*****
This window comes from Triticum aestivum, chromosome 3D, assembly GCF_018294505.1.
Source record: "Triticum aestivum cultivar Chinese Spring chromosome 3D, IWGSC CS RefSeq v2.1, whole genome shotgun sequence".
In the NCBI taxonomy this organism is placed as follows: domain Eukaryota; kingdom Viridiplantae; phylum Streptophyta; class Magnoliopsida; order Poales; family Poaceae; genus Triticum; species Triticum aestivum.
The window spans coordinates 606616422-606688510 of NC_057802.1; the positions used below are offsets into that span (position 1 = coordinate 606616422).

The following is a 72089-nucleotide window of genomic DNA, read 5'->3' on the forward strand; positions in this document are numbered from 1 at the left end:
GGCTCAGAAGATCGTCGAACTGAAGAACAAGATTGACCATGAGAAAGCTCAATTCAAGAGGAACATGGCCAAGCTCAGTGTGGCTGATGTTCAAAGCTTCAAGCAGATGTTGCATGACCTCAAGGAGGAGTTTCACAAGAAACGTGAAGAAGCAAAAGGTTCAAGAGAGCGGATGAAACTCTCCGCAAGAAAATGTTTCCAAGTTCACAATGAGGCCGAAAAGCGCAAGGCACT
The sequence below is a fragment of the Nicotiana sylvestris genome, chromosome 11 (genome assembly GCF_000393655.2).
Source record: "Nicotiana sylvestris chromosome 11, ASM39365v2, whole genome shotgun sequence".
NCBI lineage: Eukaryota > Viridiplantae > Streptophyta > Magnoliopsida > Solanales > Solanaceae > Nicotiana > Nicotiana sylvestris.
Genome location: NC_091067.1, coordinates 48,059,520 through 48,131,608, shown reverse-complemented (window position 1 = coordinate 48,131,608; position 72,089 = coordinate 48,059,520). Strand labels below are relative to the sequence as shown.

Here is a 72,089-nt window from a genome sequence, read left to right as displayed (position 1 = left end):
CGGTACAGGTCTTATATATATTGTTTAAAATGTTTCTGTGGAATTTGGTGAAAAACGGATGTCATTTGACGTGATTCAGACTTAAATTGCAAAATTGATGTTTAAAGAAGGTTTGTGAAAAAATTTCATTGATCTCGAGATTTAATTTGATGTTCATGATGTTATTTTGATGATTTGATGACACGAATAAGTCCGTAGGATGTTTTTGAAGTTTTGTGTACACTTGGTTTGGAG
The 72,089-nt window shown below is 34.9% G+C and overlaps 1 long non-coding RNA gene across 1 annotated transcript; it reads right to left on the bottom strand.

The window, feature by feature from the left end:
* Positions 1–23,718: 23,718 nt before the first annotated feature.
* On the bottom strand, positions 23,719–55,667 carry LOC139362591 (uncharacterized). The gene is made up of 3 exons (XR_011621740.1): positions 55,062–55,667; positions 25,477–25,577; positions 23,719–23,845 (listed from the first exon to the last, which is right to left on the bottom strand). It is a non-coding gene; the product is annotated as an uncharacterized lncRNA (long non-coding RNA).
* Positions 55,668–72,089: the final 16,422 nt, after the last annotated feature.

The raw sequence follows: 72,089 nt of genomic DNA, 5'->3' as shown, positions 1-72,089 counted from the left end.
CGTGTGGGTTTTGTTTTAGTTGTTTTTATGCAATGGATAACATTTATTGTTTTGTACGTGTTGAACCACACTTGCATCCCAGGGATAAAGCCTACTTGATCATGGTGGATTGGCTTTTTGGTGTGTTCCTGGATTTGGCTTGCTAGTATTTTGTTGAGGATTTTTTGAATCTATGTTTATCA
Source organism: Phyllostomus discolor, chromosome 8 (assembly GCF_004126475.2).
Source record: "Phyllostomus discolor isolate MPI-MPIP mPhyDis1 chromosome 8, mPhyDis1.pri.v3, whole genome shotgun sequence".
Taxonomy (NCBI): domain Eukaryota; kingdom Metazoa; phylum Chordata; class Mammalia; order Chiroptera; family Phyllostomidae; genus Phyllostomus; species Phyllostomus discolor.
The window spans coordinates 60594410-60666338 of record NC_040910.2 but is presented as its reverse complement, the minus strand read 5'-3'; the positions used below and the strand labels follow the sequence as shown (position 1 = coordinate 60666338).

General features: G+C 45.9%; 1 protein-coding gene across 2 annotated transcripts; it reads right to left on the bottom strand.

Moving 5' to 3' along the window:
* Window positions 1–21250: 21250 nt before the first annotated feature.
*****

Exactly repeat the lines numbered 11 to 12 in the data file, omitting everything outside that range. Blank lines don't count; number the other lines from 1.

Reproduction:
Here is a 72,089-nt window from a genome sequence, read left to right as displayed (position 1 = left end):
CGGTACAGGTCTTATATATATTGTTTAAAATGTTTCTGTGGAATTTGGTGAAAAACGGATGTCATTTGACGTGATTCAGACTTAAATTGCAAAATTGATGTTTAAAGAAGGTTTGTGAAAAAATTTCATTGATCTCGAGATTTAATTTGATGTTCATGATGTTATTTTGATGATTTGATGACACGAATAAGTCCGTAGGATGTTTTTGAAGTTTTGTGTACACTTGGTTTGGAG